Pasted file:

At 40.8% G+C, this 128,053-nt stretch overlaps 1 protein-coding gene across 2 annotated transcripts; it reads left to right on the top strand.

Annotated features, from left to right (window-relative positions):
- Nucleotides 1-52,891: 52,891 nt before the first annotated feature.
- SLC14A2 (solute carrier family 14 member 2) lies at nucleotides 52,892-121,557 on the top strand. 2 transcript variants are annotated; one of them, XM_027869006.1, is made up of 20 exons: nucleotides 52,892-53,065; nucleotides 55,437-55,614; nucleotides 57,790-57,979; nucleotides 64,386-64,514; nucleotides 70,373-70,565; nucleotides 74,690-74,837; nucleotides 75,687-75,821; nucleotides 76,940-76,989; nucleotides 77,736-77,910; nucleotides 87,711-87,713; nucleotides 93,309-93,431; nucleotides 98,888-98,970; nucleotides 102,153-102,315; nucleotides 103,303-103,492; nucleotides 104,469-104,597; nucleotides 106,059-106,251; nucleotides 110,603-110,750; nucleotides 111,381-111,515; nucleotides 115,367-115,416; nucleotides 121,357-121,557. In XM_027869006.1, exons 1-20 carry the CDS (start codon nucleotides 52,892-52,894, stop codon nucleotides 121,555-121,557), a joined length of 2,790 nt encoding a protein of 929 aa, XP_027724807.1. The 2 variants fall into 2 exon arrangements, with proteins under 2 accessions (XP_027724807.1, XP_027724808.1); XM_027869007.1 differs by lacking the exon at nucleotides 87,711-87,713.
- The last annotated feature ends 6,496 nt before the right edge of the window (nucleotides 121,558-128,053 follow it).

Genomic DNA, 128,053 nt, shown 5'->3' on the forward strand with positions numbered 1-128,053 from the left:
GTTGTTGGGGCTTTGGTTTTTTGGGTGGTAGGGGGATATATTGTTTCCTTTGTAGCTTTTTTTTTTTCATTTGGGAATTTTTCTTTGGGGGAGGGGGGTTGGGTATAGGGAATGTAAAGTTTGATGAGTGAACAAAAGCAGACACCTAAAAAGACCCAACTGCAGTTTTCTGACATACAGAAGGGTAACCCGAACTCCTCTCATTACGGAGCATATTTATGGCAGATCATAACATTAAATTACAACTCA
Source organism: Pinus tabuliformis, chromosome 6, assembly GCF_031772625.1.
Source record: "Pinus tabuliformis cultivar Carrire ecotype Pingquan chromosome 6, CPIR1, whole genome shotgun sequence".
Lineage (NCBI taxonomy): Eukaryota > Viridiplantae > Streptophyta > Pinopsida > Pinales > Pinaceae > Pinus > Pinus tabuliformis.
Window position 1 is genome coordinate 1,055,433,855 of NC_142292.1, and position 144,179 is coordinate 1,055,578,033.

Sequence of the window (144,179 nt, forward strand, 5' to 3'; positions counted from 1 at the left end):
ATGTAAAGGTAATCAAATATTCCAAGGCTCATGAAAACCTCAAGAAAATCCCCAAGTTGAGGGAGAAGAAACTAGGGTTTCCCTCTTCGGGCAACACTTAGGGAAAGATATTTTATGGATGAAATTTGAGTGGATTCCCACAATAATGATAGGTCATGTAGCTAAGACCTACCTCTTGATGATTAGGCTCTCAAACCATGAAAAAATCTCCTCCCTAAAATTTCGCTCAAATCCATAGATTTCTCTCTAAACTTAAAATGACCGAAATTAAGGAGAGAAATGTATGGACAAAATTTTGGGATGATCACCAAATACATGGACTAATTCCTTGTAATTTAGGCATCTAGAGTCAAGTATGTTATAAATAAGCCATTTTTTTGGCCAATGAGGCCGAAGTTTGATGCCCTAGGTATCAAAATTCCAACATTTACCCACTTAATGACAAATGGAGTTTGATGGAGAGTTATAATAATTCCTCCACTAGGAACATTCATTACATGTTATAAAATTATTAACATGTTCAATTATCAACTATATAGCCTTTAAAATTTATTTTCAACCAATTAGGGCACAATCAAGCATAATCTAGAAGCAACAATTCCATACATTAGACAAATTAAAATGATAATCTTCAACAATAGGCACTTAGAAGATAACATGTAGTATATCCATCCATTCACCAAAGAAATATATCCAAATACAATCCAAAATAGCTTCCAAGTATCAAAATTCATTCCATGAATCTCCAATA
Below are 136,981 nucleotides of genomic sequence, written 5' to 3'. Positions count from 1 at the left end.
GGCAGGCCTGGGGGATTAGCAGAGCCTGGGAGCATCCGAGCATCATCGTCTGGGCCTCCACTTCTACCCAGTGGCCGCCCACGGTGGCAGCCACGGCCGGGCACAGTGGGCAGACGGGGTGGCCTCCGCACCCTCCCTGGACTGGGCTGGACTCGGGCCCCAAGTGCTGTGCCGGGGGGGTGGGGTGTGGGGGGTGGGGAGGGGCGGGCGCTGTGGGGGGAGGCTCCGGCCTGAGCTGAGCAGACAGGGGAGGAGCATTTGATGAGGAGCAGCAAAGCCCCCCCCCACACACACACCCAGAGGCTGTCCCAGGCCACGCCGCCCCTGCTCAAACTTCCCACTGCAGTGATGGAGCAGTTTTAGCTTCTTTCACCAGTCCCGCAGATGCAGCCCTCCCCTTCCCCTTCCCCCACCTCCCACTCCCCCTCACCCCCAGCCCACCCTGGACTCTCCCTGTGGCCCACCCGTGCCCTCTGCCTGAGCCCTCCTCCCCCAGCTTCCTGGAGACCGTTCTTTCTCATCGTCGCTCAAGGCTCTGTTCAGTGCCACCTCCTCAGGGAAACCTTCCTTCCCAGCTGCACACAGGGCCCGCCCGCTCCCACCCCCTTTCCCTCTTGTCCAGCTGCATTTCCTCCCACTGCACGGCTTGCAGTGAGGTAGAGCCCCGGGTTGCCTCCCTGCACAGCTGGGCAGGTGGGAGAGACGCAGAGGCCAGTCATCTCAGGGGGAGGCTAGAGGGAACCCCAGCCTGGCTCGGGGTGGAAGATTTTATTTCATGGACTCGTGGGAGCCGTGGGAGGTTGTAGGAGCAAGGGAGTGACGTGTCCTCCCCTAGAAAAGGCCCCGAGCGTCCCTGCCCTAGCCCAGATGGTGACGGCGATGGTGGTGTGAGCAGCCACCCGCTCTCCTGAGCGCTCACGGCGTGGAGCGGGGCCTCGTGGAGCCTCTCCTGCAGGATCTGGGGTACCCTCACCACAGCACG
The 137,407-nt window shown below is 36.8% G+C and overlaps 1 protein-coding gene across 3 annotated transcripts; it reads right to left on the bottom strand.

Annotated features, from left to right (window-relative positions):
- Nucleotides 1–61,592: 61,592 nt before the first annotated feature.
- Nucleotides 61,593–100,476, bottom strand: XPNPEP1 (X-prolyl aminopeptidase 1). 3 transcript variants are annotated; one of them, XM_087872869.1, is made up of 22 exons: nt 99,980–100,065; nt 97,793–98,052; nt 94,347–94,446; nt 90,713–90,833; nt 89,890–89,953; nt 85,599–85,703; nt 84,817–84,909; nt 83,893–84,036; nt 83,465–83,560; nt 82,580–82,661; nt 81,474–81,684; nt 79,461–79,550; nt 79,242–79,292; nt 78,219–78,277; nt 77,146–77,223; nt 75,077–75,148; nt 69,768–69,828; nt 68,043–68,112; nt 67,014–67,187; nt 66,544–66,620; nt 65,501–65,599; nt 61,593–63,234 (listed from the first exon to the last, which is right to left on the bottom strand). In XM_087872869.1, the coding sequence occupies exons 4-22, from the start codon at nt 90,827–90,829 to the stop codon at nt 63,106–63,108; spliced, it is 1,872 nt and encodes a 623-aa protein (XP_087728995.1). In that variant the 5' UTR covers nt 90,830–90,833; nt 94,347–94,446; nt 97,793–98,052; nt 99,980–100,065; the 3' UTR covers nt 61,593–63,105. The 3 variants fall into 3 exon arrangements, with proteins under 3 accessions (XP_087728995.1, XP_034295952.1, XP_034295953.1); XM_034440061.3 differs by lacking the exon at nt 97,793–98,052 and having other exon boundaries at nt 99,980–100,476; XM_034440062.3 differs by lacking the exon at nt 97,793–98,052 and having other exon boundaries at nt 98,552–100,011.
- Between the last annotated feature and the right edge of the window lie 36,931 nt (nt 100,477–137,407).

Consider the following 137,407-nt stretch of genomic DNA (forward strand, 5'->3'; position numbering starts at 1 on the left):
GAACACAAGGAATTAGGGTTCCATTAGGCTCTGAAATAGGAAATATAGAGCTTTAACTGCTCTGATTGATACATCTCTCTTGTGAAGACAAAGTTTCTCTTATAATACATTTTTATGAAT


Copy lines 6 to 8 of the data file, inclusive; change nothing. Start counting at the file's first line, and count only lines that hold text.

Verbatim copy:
Genomic DNA, 128,053 nt, shown 5'->3' on the forward strand with positions numbered 1-128,053 from the left:
GTTGTTGGGGCTTTGGTTTTTTGGGTGGTAGGGGGATATATTGTTTCCTTTGTAGCTTTTTTTTTTTCATTTGGGAATTTTTCTTTGGGGGAGGGGGGTTGGGTATAGGGAATGTAAAGTTTGATGAGTGAACAAAAGCAGACACCTAAAAAGACCCAACTGCAGTTTTCTGACATACAGAAGGGTAACCCGAACTCCTCTCATTACGGAGCATATTTATGGCAGATCATAACATTAAATTACAACTCA
Source organism: Pinus tabuliformis, chromosome 6, assembly GCF_031772625.1.